In order to investigate the effects of applied cathodic potential and chemical hydrogen absorption promoter (thiourea) on the susceptibility to hydrogen embrittlement of the high strength low alloy (HSLA) steel, slow strain rate tensile (SSRT) tests were conducted in various buffer aqueous solutions of pH 10.0. During SSRT tests, the specimens were cathodically polarized under potentiostatic control. Polarization levels were varied from the corrosion potential (Ecorr) to hydrogen gas evolution potential (EH2 gas), including the adsorbed hydrogen potential (EHads) determined by cyclic voltammetry (CV). Additionally, thermal desorption spectroscopic (TDS) analyses were applied to the specimens fractured by SSRT test and the dependence of hydrogen absorption characteristic on applied potential was also examined for understanding the SSRT test results. Experimental results revealed that the hydrogen embrittlement behavior was strongly dependent on the applied cathodic potential. In the EHads region, the susceptibility to hydrogen embrittlement increased with increasing cathodic overpotential. On the other hand, in the EH2 gas region, the susceptibility was independent of the applied potential. Moreover, by adding thiourea to the solution, the susceptibility to hydrogen embrittlement increased slightly in the EH2 gas region compared with that in the solution without thiourea. There was a relatively good correlation between the amount of hydrogen absorption per unit time (CH/tf) and the time to failure (tf), namely, the susceptibility to hydrogen embrittlement has a tendency to increase monotonically with increasing CH/tf. As a consequence, the potential dependence of hydrogen embrittlement was closely associated with the variation in hydrogen absorption rate under applied potential.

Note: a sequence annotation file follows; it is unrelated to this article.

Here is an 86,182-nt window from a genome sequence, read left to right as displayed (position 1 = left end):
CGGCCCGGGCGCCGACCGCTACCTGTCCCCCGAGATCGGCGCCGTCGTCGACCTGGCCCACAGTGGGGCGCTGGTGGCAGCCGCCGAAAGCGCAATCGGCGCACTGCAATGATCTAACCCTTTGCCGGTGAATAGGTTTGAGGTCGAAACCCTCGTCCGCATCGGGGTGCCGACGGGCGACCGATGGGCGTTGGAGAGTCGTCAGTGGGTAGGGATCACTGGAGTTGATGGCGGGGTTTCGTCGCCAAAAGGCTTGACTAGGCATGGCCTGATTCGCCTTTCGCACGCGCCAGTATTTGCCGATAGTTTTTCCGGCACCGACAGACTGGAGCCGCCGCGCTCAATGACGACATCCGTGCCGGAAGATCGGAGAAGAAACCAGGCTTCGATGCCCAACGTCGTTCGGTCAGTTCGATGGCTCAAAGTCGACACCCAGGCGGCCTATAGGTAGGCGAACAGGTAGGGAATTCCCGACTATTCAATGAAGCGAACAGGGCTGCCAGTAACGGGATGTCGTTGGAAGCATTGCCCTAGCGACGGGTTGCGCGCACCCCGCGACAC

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    1. The State of Hydrogen in Nb-based Nb-Mo Alloys Analyzed by the Channelling Method ISIJ International Vol.43(2003), No.4
    2. High-speed Deformation for an Ultrafine-grained Ferrite-Pearlite Steel ISIJ International Vol.42(2002), No.12
    3. Microtexture of Thin Gauge Hot Rolled Steel Strip ISIJ International Vol.43(2003), No.3
  • Development of Scanning Laser-Enhanced Electrochemical Microscopy for Visualizing Hydrogen Distribution on a Steel

    pp. 482-488

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    DOI:10.2355/isijinternational.43.482